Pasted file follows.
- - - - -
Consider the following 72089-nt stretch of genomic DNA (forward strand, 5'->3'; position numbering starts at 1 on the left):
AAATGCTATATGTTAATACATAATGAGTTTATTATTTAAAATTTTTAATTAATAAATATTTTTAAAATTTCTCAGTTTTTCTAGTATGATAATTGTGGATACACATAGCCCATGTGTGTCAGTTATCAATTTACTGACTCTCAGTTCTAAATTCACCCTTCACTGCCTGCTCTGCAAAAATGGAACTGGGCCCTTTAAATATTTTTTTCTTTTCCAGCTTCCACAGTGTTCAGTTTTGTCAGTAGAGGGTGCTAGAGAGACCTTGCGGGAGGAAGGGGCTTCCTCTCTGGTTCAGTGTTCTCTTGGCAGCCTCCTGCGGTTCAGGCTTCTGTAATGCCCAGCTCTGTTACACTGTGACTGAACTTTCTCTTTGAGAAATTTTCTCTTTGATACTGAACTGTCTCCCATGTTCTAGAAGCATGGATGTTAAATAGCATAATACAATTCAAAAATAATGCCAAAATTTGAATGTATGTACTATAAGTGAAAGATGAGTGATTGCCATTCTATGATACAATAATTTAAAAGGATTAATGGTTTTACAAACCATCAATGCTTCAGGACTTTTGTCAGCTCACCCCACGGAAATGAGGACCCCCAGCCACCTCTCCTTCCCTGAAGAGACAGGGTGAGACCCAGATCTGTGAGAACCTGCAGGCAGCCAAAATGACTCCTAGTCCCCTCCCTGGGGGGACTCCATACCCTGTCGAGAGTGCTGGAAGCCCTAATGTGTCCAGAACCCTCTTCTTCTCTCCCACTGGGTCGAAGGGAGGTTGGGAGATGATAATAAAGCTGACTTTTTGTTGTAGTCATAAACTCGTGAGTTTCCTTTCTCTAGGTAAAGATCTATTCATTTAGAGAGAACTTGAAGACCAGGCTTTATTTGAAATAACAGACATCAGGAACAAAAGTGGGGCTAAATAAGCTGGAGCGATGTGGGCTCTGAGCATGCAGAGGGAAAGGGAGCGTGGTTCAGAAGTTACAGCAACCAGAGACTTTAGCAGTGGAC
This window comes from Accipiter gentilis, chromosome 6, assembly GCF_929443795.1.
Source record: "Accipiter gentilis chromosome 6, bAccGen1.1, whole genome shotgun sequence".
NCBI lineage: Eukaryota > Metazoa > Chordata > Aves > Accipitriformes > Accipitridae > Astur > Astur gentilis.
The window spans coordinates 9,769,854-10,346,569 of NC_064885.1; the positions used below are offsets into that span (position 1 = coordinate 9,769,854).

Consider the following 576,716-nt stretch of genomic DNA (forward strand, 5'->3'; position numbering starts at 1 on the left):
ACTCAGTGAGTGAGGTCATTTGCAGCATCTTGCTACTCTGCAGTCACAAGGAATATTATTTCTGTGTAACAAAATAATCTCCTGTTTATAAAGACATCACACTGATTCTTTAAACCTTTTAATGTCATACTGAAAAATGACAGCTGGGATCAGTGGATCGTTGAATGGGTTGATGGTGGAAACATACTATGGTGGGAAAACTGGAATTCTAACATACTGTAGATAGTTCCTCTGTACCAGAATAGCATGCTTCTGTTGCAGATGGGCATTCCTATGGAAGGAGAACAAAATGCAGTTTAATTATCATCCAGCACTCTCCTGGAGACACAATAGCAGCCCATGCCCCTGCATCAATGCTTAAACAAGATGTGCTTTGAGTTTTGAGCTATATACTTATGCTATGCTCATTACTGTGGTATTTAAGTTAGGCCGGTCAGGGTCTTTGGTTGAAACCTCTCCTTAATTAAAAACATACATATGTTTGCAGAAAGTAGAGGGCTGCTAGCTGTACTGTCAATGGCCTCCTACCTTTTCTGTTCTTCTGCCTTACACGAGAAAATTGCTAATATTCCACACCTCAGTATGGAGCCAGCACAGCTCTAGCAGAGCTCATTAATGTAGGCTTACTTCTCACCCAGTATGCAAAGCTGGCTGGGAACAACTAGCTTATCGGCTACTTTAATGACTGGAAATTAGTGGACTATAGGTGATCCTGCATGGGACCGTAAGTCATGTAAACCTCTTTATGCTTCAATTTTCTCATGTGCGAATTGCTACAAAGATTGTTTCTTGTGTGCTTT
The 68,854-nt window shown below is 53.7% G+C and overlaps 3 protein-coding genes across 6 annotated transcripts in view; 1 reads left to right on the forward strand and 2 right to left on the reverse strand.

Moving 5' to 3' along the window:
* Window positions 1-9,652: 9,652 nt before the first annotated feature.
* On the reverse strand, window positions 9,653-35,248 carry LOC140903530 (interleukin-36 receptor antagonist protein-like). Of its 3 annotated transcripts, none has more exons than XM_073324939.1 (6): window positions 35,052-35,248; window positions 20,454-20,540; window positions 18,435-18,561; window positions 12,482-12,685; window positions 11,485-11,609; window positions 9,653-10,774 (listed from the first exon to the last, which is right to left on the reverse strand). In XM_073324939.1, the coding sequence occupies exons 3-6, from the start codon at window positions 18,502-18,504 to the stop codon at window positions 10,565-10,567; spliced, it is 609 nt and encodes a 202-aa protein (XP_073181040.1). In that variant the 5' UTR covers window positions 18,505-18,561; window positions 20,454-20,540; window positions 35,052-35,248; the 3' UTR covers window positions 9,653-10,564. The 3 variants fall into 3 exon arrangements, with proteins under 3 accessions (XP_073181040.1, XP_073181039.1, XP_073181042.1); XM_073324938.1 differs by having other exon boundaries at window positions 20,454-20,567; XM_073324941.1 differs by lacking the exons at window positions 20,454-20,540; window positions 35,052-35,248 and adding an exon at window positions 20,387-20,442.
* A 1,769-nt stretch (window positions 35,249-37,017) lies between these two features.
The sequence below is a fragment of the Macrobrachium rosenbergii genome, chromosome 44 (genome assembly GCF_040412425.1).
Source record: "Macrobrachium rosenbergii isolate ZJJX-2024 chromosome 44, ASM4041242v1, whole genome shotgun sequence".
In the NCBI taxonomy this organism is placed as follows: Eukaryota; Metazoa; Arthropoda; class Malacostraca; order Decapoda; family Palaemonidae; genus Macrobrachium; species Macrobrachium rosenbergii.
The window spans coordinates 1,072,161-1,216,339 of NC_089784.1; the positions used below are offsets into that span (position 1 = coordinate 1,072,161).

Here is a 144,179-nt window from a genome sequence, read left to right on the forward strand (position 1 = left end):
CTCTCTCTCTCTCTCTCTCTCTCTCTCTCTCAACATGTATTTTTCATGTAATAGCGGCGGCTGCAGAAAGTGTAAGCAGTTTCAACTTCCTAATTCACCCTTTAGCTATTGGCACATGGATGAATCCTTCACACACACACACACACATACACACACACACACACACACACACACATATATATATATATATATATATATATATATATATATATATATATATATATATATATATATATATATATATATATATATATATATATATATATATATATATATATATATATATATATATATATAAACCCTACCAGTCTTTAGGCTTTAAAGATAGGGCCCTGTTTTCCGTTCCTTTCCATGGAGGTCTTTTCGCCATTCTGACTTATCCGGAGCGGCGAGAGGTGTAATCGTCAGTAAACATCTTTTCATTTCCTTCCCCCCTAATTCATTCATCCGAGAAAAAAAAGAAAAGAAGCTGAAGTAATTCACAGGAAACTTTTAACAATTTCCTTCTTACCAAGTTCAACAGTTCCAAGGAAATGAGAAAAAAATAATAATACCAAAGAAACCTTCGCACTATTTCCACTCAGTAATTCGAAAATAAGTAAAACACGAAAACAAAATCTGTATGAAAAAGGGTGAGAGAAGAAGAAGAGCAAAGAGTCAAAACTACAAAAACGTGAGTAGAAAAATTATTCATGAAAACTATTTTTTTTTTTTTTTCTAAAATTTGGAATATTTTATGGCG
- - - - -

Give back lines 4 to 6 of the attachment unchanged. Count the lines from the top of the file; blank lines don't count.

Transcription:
Source record: "Accipiter gentilis chromosome 6, bAccGen1.1, whole genome shotgun sequence".
NCBI lineage: Eukaryota > Metazoa > Chordata > Aves > Accipitriformes > Accipitridae > Astur > Astur gentilis.
The window spans coordinates 9,769,854-10,346,569 of NC_064885.1; the positions used below are offsets into that span (position 1 = coordinate 9,769,854).